S.F. Film Society Artist in Residence Sebastián Silva on Not Reading Other People's Scripts, Making His Own Film's Evil Twin, and More
"I'm so not a film person," says Chilean director Sebastián Silva, leaning into a couch at FilmHouse in the Fillmore, where for two weeks this month he's the San Francisco Film Society's artist in residence. "It's almost a coincidence that I'm making movies. I still don't know how to talk about cameras or lenses or all that."
A grin emerges from beneath his tidy beard. Looking slim and spry in paint-spattered jeans and a rainbow-hued sweater resembling the background of an 8-bit video game, Silva, 34, explains that after studying film and animation in Chile and Canada, he seemed for a while to be having better luck making a creative career from music and art. Then he wrote a couple of scripts just for the hell of it and sent them to the Chilean production company founded by filmmaker Pablo Larraín (most recently the director of the Oscar-nominated No, from 2012), who responded favorably. "Maybe if they said no I would never have gotten into movies at all," Silva says. "And otherwise, if there are influences, I'm unaware of them. I'm not contaminated."
Silva does at least know that he likes early Polanski, whose "tragic grotesque" is sort of what he was going for in Magic Magic, the 2013 film he'll be showing and discussing tonight at the Clay. It concerns a young American tourist (Juno Temple) who travels through rural Chile with a cousin (Emily Browning) and the cousin's friend (Michael Cera), and gradually loses her mind along the way. To shock or horrify audiences is relatively easy, Silva says; he prefers the challenge of disturbing them.
In Magic Magic's case, the challenge was manifold. When financing fell through early on, Silva kept Cera in country to shoot the comedy Crystal Fairy, a tonally very different film but similar in its canny aura of spontaneity, instead. "They're evil-twin sort of movies," he says. "There's the feel-good movie, and the feel-shitty movie." The latter got underway again when its financing rematerialized upon completion of the former. But: "Sony didn't know how to market it, and it wasn't realized theatrically. So that was a stab to my ego, but also a learning experience." Now he's glad for the chance to show Magic Magic off as part of his San Francisco residency, which also involves talking shop with Bay Area film students and fellow artists, and hosting a casual free lecture at FilmHouse (1426 Fillmore Street) at 5 p.m. on Tuesday, Feb. 25.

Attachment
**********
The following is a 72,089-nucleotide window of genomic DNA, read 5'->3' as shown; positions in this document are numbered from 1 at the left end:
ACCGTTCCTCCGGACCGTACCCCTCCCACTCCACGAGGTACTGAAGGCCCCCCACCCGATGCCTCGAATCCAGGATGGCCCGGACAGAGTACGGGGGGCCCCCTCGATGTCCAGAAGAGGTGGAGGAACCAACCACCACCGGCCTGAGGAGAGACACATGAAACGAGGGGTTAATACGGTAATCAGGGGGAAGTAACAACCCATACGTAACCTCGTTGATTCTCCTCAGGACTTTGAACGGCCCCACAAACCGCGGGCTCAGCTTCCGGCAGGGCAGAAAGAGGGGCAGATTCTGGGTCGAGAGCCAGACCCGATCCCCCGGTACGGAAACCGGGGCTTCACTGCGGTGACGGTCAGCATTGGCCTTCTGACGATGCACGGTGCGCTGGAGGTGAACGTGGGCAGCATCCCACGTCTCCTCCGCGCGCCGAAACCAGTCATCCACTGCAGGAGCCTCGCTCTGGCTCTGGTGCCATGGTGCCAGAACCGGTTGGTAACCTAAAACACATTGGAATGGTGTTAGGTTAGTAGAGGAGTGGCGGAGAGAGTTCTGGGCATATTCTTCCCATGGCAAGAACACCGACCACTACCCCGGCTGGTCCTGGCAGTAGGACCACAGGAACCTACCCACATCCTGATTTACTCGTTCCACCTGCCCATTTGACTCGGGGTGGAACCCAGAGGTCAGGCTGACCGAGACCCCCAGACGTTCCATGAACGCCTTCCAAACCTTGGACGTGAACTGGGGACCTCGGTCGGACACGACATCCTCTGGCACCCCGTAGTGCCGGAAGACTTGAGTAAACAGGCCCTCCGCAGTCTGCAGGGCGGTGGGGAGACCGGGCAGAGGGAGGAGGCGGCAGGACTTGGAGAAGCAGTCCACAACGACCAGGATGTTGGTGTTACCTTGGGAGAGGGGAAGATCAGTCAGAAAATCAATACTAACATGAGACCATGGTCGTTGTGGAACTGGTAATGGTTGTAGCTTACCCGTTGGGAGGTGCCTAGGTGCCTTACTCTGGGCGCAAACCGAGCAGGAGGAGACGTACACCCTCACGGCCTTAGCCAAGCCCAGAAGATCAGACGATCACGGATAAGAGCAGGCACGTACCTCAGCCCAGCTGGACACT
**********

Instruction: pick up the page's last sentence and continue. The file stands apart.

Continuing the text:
Silva broke through to North American audiences with 2009's The Maid, a nuanced and deservedly award-winning exploration of growing friction between a Santiago housekeeper (Catalina Saavedras) and the family she works for. Now he's represented by a Hollywood agency, which regularly sends him scripts, but he says he finds it hard to read other people's material. "It just seems so random to spend two years on a script about a serial killer or whatever when it's not something that's coming from within me." Loosely based on his own family's true experience, The Maid, he says, was very therapeutic. "Crystal Fairy too. It's about the birth of compassion. Very personal stuff." Magic Magic isn't necessarily drawn from Silva's direct experience, but, he says, its lakehouse setting -- prone to freakout-inducing urban mythology -- is quite familiar from his childhood.
Some of Silva's pride in Magic Magic stems, understandably, from Cera's supporting performance, which helps establish the Polanskian vibe and might surprise viewers familiar only with his comical-dork persona. "That kid is amazing," the director says. "I wasn't even aware of him, but he wanted to meet me, and I'm so glad he did. His sense of humor and his eyebrows were perfect. He really feels like a lost brother to me." Silva already has six siblings, and several of them have been in his films. "We really all get along. It's not tough love, it's tender love," he says. "Creatively, those are the people that you want to have around you."